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HBO has taken a page out of Mad Men creator Matthew Weiner’s playbook, releasing another promo for Boardwalk Empire’s final season that manages to make every brief clip feel super important while at the same time revealing almost nothing about the season’s plot.
The 52-second spot opens with Nucky Thompson (Steve Buscemi) sitting in a boardroom, staring out into the distance as a woman whispers, “There’s forgiveness for everyone. That’s what Jesus said.” The promo then cuts to Chalky While (Michael Kenneth Williams) correcting her: “Baby girl, Jesus was wrong.” That’s when a cover of “St. »
- Chancellor Agard
On Saturday, Hollywood leading man James Garner died of natural causes in Los Angeles. He was 86.
Rip to a legend. James Garner was both a kind man and gifted actor. It was an honor to work with him on #TheNotebook. He will be missed.
— Nicholas Sparks (@NicholasSparks) July 20, 2014
— Brett Martin (@brettmartin) July 20, 2014
I think »
- Samantha Highfill
Directed by David Slade
Aired May 23rd, 2014
“I let you know me… see me. I gave you a rare gift, but you didn’t want it.” – Hannibal Lecter
If there’s such thing as arthouse television, Hannibal‘s second season is it, a thirteen-hour fever dream of blood, orchestral music, and psychological mind games. Above all, it was a cinematic tragedy, a symbolically-rich tale of a man courting the devil and (most likely) living to tell about it, set against the backdrop of television’s most arresting visual palette.
“Mizumono” is the sweet, sweet cherry on the top of Hannibal‘s breathtaking sophomore effort, a dramatic crescendo catalyzed by one small mistake made on Will’s part: leaving the scent of Freddie Lounds on himself before visiting Hannibal. When Lecter realizes what Will has done, his heart breaks and Hannibal dares »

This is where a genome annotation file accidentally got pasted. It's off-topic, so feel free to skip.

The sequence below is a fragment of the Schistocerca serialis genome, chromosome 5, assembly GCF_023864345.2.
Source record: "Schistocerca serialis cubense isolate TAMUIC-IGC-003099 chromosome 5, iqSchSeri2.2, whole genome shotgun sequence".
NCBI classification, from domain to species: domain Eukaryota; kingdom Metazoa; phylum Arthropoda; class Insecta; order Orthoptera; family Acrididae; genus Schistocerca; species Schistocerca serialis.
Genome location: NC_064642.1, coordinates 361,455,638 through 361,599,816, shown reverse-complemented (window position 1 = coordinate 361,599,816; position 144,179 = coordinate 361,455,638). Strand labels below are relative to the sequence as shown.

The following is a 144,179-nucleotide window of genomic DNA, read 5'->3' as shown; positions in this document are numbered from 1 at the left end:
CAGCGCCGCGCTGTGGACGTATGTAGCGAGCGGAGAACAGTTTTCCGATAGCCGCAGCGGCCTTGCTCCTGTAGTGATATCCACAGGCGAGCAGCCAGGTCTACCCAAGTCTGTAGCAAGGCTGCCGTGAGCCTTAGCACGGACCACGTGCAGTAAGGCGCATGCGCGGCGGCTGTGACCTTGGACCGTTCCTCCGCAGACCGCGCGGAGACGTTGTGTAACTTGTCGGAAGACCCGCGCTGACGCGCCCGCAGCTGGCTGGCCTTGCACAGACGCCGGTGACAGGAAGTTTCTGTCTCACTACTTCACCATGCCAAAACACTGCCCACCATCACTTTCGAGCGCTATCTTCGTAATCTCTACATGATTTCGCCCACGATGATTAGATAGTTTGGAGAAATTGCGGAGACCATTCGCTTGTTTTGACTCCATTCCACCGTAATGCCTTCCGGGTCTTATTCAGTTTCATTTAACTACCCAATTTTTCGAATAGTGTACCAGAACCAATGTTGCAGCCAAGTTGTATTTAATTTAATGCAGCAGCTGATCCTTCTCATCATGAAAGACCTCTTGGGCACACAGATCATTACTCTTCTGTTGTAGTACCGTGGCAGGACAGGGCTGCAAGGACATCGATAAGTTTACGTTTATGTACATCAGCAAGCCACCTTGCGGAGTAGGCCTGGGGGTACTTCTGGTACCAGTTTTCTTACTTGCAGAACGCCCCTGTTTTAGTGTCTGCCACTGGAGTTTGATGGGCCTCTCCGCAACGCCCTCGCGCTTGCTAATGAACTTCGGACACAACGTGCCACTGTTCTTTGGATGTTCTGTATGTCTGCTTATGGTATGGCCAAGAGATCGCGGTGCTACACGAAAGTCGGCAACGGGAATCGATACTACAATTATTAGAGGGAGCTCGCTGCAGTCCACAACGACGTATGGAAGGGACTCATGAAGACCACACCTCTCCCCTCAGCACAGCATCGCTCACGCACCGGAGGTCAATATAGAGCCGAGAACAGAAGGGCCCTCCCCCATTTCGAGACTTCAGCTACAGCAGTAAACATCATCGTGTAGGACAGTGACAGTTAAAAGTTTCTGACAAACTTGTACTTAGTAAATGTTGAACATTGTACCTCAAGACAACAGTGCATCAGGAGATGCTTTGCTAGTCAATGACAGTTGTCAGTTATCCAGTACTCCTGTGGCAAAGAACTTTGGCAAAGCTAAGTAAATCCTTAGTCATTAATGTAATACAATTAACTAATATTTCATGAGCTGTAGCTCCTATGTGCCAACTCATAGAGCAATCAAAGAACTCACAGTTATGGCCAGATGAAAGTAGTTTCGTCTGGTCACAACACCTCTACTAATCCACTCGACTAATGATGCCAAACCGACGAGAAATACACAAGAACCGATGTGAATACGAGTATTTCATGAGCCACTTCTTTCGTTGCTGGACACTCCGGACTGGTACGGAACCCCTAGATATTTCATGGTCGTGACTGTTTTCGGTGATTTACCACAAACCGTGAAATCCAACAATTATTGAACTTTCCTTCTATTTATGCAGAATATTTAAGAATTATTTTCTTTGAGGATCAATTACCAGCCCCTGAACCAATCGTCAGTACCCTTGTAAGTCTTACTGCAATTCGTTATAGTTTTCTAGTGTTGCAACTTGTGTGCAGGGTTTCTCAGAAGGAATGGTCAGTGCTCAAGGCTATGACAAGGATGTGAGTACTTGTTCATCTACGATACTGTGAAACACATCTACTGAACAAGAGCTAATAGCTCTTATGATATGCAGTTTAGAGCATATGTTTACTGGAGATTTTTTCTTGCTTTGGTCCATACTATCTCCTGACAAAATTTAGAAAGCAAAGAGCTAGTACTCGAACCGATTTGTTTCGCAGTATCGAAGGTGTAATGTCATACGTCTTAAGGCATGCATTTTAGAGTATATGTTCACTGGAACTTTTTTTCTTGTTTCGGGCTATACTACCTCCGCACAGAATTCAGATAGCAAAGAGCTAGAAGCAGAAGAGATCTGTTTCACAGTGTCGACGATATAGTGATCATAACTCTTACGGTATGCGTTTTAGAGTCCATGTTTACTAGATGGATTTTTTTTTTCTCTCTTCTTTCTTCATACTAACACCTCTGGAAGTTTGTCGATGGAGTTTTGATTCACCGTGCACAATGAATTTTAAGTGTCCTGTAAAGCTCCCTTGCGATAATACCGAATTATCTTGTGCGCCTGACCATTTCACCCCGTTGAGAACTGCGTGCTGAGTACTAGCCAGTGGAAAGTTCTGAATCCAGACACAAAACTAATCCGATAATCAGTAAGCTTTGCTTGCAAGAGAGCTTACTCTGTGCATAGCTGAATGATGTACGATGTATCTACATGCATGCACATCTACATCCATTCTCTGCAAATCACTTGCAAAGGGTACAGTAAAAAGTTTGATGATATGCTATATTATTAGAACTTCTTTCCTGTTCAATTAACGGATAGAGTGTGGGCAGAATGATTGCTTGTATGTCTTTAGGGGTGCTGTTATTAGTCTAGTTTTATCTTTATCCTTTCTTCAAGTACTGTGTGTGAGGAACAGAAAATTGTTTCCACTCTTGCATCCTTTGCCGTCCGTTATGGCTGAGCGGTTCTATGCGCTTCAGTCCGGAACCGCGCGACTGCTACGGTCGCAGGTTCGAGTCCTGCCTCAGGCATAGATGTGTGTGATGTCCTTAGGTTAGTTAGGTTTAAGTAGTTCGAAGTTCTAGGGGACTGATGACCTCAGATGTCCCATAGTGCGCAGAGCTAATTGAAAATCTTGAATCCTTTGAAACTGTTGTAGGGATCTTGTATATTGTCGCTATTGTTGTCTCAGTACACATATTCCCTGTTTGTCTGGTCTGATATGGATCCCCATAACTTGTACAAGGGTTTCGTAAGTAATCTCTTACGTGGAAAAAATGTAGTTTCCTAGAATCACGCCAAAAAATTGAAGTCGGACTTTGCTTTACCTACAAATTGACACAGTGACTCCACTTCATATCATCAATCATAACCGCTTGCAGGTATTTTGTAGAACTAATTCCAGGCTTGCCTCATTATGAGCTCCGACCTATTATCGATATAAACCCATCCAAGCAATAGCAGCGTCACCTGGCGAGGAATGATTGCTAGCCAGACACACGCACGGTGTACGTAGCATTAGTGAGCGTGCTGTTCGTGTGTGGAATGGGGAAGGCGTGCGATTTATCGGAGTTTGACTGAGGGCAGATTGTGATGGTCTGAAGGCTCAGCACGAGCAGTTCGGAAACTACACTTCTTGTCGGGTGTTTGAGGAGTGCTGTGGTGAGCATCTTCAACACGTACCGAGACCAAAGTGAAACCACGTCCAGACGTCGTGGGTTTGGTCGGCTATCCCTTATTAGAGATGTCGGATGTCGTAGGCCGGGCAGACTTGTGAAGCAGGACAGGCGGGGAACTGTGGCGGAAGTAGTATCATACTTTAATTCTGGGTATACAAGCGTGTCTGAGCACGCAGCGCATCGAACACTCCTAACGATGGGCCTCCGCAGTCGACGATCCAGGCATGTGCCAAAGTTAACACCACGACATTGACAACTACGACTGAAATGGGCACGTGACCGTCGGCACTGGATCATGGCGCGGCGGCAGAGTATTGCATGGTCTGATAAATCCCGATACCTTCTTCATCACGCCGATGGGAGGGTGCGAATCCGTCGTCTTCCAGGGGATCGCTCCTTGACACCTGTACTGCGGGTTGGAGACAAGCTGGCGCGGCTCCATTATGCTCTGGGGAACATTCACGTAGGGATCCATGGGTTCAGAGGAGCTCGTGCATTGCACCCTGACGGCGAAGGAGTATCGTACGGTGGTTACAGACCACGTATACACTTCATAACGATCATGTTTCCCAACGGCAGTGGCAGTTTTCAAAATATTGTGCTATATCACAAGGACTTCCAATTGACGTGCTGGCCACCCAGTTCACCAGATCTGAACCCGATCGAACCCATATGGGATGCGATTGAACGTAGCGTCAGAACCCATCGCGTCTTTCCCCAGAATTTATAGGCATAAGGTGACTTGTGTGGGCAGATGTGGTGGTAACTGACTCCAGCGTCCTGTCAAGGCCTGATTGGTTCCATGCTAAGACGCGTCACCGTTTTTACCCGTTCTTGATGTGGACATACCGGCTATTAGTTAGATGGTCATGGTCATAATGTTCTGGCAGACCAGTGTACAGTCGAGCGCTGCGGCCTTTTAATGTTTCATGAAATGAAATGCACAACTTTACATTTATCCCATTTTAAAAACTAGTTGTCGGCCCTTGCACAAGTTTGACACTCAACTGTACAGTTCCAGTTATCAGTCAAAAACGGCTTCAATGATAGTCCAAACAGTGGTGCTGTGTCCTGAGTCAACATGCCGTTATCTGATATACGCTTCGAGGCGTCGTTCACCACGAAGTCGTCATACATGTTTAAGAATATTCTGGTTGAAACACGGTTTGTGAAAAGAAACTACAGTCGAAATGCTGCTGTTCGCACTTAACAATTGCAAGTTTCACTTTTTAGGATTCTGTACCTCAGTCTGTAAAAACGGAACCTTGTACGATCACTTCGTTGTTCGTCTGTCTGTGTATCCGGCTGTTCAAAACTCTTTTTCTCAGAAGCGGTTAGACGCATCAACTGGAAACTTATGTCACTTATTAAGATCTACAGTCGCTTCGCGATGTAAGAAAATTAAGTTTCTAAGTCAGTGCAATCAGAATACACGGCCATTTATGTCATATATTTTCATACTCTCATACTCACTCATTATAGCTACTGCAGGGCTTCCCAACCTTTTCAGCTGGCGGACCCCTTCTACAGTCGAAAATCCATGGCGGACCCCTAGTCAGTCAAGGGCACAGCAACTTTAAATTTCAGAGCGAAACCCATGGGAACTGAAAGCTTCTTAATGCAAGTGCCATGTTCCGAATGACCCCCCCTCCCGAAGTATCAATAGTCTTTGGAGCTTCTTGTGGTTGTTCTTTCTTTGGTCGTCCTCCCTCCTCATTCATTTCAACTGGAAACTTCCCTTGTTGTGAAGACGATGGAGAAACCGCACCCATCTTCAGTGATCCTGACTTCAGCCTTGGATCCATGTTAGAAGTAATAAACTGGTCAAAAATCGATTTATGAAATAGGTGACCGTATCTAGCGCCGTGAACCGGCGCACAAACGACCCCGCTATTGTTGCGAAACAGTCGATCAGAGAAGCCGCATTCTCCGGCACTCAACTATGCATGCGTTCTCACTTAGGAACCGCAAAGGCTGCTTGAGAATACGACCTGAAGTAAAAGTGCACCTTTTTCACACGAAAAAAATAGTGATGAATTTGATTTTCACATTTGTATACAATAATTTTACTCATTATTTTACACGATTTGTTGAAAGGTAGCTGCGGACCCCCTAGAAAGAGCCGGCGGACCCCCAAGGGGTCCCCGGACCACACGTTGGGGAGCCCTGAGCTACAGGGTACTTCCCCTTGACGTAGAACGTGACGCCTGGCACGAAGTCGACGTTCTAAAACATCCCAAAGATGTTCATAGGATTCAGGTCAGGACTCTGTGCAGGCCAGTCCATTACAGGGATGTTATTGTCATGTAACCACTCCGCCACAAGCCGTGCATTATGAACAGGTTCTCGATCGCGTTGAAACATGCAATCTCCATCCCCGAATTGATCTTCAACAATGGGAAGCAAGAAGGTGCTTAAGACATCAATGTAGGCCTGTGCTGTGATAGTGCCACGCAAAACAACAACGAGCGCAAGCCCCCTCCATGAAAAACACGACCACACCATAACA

- Kate Kulzick
Bill Masters and Virginia Johnson spend much of the second season premiere of the Showtime drama "Masters of Sex" (Sunday at 10) trying to redefine the nature and parameters of their relationship after the events of the show's marvelous first season. Are they now a couple? Is this just an affair? Is it still simply one small component of their groundbreaking study on human sexuality? If Masters (Michael Sheen) and Johnson (Lizzy Caplan) need more time to figure out what they're doing, "Masters of Sex" certainly does not. It was one of TV's very best dramas a year ago, and in many ways the start of season 2 suggests it's gotten even better. The first season ended with both disaster and epiphany, as an early version of the famous Masters and Johnson study was greeted with horrified indignation by Masters' medical colleagues, but also with the suddenly-unemployed Dr. Masters finally admitting that »
- Alan Sepinwall
President Barack Obama was nominated for an Emmy on Thursday for his work with Zach Galifianakis on “Between Two Ferns.” The hilarious, fern-filled interview they made for Funny Or Die back in March was recognized in the Outstanding Short-Format Live-Action Entertainment Program category. Galifianakis’ purposefully awkward show was also nominated last year, but it didn't win. President Obama becomes the first sitting President to earn an Emmy nomination, but Ronald Reagan won a Golden Globe in 1957 and George W. Bush won two Razzie Awards for his appearance in “Fahrenheit 9/11.” See video: Zach Galifianakis, Owen Wilson and Amy Poehler Help Matthew Weiner Do Comedy in ‘Are. »
- Travis Reilly
The Emmys Outstanding Drama category is always a painful experience for any TV addict. How can you possibly choose only one show from all your favourites?
2014's list is even more painful than normal. Normally, you'd expect the final run of something as spectacular as Breaking Bad to stroll to victory.
Emmys Outstanding Drama 2014 shortlist:
1. The fan favourite...Game of Thrones